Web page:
I’ve been trying to toy with a scheming protagonist with a master plan rather than a villain with a master plan. However, I want to keep his plan largely secret, but I don’t know how to do this without irritating readers by making them distant from the POV character.
Is there a way around this? If not, what do you recommend I change about this general idea?
Hey Even, thanks for writing in!
The mastermind archetype is one of the more, if not the most, difficult characters to write in prose. Not only do they know everything in advance, which would spoil the tension if readers were in on it, but they also require boatloads of candy, which can make a protagonist difficult to like.
Heist films get away with this for two reasons. One, as a visual medium, there’s no expectation that the audience will know what the character is thinking. Two, they can use hyper-charismatic actors to keep the character likable even when they get way too much candy. Prose stories don’t have either of those advantages.
Even so, authors still try, and their attempts usually fall into one of two categories – but be warned, they both have serious downsides.
Option 1: Use third-person omniscient. With an omniscient narrator, there’s a lot less expectation to know what the protagonist is thinking, so it’s easier to keep the mastermind’s plans hidden. The Discworld books do this on several occasions, particularly at the end of Going Postal, when the protagonist’s plan is a surprise to the reader. The downside is that third-person omniscient is a lot of work. You need to give your narration a distinct, entertaining voice separate from the protagonist; otherwise, it will just be boring.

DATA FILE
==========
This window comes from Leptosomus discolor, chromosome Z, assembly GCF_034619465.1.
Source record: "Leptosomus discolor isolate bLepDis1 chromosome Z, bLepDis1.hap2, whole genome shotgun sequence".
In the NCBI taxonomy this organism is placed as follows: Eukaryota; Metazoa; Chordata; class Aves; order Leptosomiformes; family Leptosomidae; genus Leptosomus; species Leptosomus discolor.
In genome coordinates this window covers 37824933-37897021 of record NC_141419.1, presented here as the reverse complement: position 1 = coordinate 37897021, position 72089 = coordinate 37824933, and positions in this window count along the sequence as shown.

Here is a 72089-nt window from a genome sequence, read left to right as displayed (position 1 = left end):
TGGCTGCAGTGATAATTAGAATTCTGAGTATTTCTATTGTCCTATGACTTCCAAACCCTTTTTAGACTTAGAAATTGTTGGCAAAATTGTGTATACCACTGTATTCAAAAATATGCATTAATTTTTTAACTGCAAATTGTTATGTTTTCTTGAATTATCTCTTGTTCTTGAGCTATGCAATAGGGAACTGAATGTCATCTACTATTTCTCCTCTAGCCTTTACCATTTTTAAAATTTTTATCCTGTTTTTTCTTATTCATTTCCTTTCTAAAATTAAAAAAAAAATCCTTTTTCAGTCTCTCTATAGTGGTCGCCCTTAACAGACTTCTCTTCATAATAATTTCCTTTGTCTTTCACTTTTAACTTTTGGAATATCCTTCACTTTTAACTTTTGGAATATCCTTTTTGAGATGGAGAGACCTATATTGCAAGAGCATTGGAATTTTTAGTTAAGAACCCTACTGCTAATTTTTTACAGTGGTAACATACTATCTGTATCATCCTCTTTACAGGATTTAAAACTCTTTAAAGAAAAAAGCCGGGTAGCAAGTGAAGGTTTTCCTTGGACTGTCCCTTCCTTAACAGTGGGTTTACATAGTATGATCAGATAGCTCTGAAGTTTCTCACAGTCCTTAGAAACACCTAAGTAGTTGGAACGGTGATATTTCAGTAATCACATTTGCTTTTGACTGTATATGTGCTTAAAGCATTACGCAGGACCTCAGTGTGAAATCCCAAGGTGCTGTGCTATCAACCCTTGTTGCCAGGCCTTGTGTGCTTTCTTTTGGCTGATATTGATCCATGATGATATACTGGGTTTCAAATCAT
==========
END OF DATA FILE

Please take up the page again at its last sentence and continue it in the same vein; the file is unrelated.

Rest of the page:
Option 2: Add more characters. Some authors try to hide their protagonists’ plans by inserting other POV characters so we can hop into their perspective when the protag is thinking about their master plan. This does conceal the information, but it also requires adding additional characters, which is a difficulty all its own. The protagonist is also still at risk for being over candied, especially compared to the less important secondary characters. The novel Six of Crows uses this method, and it suffers from both issues.
A variation on option two is the Watsonian POV, named for our good pal Dr. Watson. In this approach, the main character doesn’t get a POV at all, and we view them entirely from the outside. Again, this does effectively hide the information, but it also makes us less likely to care about the protagonist. We may even grow to dislike them, since it might not feel like they actually worked for their victories.
With all the downsides involved, I can’t recommend either of the options above. Instead, my recommendation would be to make your protagonist a clever schemer, but don’t take them to the same level as a Hollywood mastermind. They can still succeed or fail by their wits, but they should have to deal with unforeseen difficulties the same as any other character.
They can still have a master plan, but instead of everything going smoothly, the villains should cause trouble. Unexpected problems come up, and your schemer has to solve them. You’ll still need a turning point where the hero goes from losing to winning, and that’s when the plan will probably need to really come apart, but that doesn’t stop your hero from having a plan in the first place.
A few relevant posts:
- Six Types of Turning Points for Climaxes
- Four Questions to Ask When a Character is Clever
- Five Perspective Mistakes to Avoid
Hope that answers your question, and good luck with your story!